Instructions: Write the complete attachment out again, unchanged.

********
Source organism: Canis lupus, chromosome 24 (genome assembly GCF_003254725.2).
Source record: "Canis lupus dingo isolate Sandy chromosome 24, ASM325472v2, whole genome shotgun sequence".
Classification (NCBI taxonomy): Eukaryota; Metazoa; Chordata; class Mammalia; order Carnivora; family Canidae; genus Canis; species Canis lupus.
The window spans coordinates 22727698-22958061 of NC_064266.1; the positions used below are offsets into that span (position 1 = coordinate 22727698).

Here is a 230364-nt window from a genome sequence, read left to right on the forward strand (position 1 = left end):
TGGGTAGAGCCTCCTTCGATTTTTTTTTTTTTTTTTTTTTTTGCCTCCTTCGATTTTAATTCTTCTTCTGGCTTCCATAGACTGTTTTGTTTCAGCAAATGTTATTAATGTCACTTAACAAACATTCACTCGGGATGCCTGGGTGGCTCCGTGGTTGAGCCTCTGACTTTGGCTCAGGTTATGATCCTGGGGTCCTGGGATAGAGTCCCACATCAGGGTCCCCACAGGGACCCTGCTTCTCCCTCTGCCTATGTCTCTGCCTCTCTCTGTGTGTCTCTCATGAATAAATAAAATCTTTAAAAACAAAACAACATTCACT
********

Source organism: Canis lupus, chromosome 24 (genome assembly GCF_003254725.2).
Source record: "Canis lupus dingo isolate Sandy chromosome 24, ASM325472v2, whole genome shotgun sequence".
Classification (NCBI taxonomy): Eukaryota; Metazoa; Chordata; class Mammalia; order Carnivora; family Canidae; genus Canis; species Canis lupus.
The window spans coordinates 22727698-22958061 of NC_064266.1; the positions used below are offsets into that span (position 1 = coordinate 22727698).

Here is a 230364-nt window from a genome sequence, read left to right on the forward strand (position 1 = left end):
TGGGTAGAGCCTCCTTCGATTTTTTTTTTTTTTTTTTTTTTTGCCTCCTTCGATTTTAATTCTTCTTCTGGCTTCCATAGACTGTTTTGTTTCAGCAAATGTTATTAATGTCACTTAACAAACATTCACTCGGGATGCCTGGGTGGCTCCGTGGTTGAGCCTCTGACTTTGGCTCAGGTTATGATCCTGGGGTCCTGGGATAGAGTCCCACATCAGGGTCCCCACAGGGACCCTGCTTCTCCCTCTGCCTATGTCTCTGCCTCTCTCTGTGTGTCTCTCATGAATAAATAAAATCTTTAAAAACAAAACAACATTCACT